Continuing support is requested for the University of North Carolina Research Training Program in Eating Disorders. This program involves 23 senior and 12 junior research mentors, 3 biostatisticians, 4 foreign affiliates, and 8 clinical advisors. Mentors span the Schools of Medicine, Public Health, Social Work, Nursing, Journalism and Mass Communications, and the College of Arts and Sciences. Trainees are guided by a mentorship team (two research faculty and a clinical advisor) to achieve seven core aims: 1) to achieve a high level of research expertise in a specialist area while becoming well-versed in the broader context of eating disorders;2) to achieve excellence in research design, methodology, and biostatistics;3) to be sensitive to and aware of ethical issues related to human participants and the ethical conduct of science;4) to be well-versed in animal welfare issues;5) to be aware of key clinical issues with eating disorders patients;6) to complete a research project commensurate with prior training under the supervision of training faculty;and, 7) to follow an individualized training path that builds necessary skills necessary to achieve the status of an independent investigator efficiently. Our approach encourages collaborative science across disciplines applying state-of-the-science approaches and technologies. With this renewal, we incorporate expertise of new faculty and developments in the field, and broaden our interdisciplinary focus. We will recruit scientist-practitioners and scientists from diverse fields who may or may not identify as eating disorders researchers, but whose research could critically inform the eating disorders field. In addition to trainees with pre-existing eating disorders interests, we will recruit MDs, PhDs, and MD/PhDs with graduate training or interest in neuroscience, animal behavior, behavioral and molecular genetics, statistical genetics, clinical psychology, health disparities and other disciplines to bring their expertise and methodologies to bear on eating disorders. Attracting the brightest trainees from relevant neighboring disciplines will invigorate eating disorders science and underscore the far-reaching implications of eating disorders research to our understanding of appetite, weight, and mood regulation. We will recruit three qualified applicants per year and provide rigorous advanced training maintaining our interdisciplinary bench to society approach. We remain extremely well-poised to attract excellent candidates including female and minority trainees. A systematic series of bidirectional internal and external program evaluations with clear benchmarks facilitates optimization of the program, with the ultimate goal of nurturing highly trained, methodologically rigorous, clinically competent or clinically informed researchers. Our trainees will continue their track record of successful proposals to NIH and other funding bodies to become established independent investigators and elevate eating disorders to the next level of scientific sophistication.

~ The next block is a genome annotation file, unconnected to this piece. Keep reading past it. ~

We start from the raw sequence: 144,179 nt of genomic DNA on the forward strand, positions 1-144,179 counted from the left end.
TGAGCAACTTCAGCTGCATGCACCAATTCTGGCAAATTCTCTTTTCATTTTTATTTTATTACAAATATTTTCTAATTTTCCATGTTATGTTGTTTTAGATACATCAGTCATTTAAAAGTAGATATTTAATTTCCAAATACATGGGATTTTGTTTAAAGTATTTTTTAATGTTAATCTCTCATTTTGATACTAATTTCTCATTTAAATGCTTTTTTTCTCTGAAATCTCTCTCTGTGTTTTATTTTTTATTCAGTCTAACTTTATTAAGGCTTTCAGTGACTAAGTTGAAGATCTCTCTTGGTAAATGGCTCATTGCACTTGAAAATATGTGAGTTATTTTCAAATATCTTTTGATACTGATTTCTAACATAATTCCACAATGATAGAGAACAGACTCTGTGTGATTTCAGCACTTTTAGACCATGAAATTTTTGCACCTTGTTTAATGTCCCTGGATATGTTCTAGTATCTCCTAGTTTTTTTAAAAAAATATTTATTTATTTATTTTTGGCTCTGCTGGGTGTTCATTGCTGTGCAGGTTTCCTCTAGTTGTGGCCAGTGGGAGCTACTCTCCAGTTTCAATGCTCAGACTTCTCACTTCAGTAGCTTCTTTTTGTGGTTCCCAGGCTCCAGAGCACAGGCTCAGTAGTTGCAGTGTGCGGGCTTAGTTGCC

This application is aimed at preparing an outstanding interdisciplinary cohort of researchers for independent careers in the investigation and treatment of eating disorders. This need is based on the number of individuals affected by eating disorders, the considerable costs to society associated with their care, the limited effectiveness of available treatment.
|Yilmaz, Z; Davis, C; Loxton, N J et al. (2015) Association between MC4R rs17782313 polymorphism and overeating behaviors. Int J Obes (Lond) 39:114-20|
|Peat, Christine M; Von Holle, Ann; Watson, Hunna et al. (2015) The association between internet and television access and disordered eating in a Chinese sample. Int J Eat Disord 48:663-9|
|Runfola, Cristin D; Zucker, Nancy L; Von Holle, Ann et al. (2014) NURTURE: development and pilot testing of a novel parenting intervention for mothers with histories of an eating disorder. Int J Eat Disord 47:1-12|
|Runfola, Cristin D; Thornton, Laura M; Pisetsky, Emily M et al. (2014) Self-image and suicide in a Swedish national eating disorders clinical register. Compr Psychiatry 55:439-49|
|Yilmaz, Zeynep; Kaplan, Allan S; Tiwari, Arun K et al. (2014) The role of leptin, melanocortin, and neurotrophin system genes on body weight in anorexia nervosa and bulimia nervosa. J Psychiatr Res 55:77-86|
|Boraska, V; Franklin, C S; Floyd, J A B et al. (2014) A genome-wide association study of anorexia nervosa. Mol Psychiatry 19:1085-94|
|Baker, Jessica H; Sisk, Cheryl L; Thornton, Laura M et al. (2014) Primary amenorrhea in anorexia nervosa: impact on characteristic masculine and feminine traits. Eur Eat Disord Rev 22:32-8|
|Algars, Monica; Huang, Lu; Von Holle, Ann F et al. (2014) Binge eating and menstrual dysfunction. J Psychosom Res 76:19-22|
|Runfola, Cristin D; Allison, Kelly C; Hardy, Kristina K et al. (2014) Prevalence and clinical significance of night eating syndrome in university students. J Adolesc Health 55:41-8|
|Pisetsky, D S; Trace, S E; Brownley, K A et al. (2014) The expression of cytokines and chemokines in the blood of patients with severe weight loss from anorexia nervosa: an exploratory study. Cytokine 69:110-5|
Showing the most recent 10 out of 43 publications